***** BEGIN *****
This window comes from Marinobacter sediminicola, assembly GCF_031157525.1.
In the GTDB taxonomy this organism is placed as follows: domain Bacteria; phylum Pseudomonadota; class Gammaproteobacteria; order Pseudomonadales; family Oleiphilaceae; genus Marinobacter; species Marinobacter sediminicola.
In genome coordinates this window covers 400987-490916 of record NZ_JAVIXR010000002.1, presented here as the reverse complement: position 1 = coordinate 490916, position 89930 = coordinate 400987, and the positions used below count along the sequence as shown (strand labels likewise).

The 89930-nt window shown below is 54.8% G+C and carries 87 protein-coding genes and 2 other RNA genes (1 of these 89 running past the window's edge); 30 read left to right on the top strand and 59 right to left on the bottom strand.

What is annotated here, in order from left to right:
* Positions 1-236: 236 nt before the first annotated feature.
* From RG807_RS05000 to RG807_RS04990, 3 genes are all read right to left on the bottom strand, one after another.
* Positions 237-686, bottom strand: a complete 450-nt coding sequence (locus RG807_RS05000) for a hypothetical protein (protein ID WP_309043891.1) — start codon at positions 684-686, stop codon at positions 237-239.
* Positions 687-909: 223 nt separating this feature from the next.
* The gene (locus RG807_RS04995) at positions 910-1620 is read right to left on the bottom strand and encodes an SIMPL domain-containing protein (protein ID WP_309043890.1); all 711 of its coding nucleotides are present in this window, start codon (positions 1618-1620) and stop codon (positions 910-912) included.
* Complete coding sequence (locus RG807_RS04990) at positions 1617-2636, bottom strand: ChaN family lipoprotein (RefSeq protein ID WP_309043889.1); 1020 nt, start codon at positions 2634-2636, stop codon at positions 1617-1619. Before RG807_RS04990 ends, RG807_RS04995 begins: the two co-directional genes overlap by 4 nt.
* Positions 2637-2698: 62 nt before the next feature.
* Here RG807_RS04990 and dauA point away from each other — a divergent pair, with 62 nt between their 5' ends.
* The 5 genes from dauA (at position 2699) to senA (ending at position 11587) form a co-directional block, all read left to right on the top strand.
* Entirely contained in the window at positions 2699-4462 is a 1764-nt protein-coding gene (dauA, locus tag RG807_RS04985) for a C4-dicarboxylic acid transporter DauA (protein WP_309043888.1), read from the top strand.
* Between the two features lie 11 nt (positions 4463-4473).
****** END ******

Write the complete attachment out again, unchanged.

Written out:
This window comes from Marinobacter sediminicola, assembly GCF_031157525.1.
In the GTDB taxonomy this organism is placed as follows: domain Bacteria; phylum Pseudomonadota; class Gammaproteobacteria; order Pseudomonadales; family Oleiphilaceae; genus Marinobacter; species Marinobacter sediminicola.
In genome coordinates this window covers 400987-490916 of record NZ_JAVIXR010000002.1, presented here as the reverse complement: position 1 = coordinate 490916, position 89930 = coordinate 400987, and the positions used below count along the sequence as shown (strand labels likewise).

The 89930-nt window shown below is 54.8% G+C and carries 87 protein-coding genes and 2 other RNA genes (1 of these 89 running past the window's edge); 30 read left to right on the top strand and 59 right to left on the bottom strand.

What is annotated here, in order from left to right:
* Positions 1-236: 236 nt before the first annotated feature.
* From RG807_RS05000 to RG807_RS04990, 3 genes are all read right to left on the bottom strand, one after another.
* Positions 237-686, bottom strand: a complete 450-nt coding sequence (locus RG807_RS05000) for a hypothetical protein (protein ID WP_309043891.1) — start codon at positions 684-686, stop codon at positions 237-239.
* Positions 687-909: 223 nt separating this feature from the next.
* The gene (locus RG807_RS04995) at positions 910-1620 is read right to left on the bottom strand and encodes an SIMPL domain-containing protein (protein ID WP_309043890.1); all 711 of its coding nucleotides are present in this window, start codon (positions 1618-1620) and stop codon (positions 910-912) included.
* Complete coding sequence (locus RG807_RS04990) at positions 1617-2636, bottom strand: ChaN family lipoprotein (RefSeq protein ID WP_309043889.1); 1020 nt, start codon at positions 2634-2636, stop codon at positions 1617-1619. Before RG807_RS04990 ends, RG807_RS04995 begins: the two co-directional genes overlap by 4 nt.
* Positions 2637-2698: 62 nt before the next feature.
* Here RG807_RS04990 and dauA point away from each other — a divergent pair, with 62 nt between their 5' ends.
* The 5 genes from dauA (at position 2699) to senA (ending at position 11587) form a co-directional block, all read left to right on the top strand.
* Entirely contained in the window at positions 2699-4462 is a 1764-nt protein-coding gene (dauA, locus tag RG807_RS04985) for a C4-dicarboxylic acid transporter DauA (protein WP_309043888.1), read from the top strand.
* Between the two features lie 11 nt (positions 4463-4473).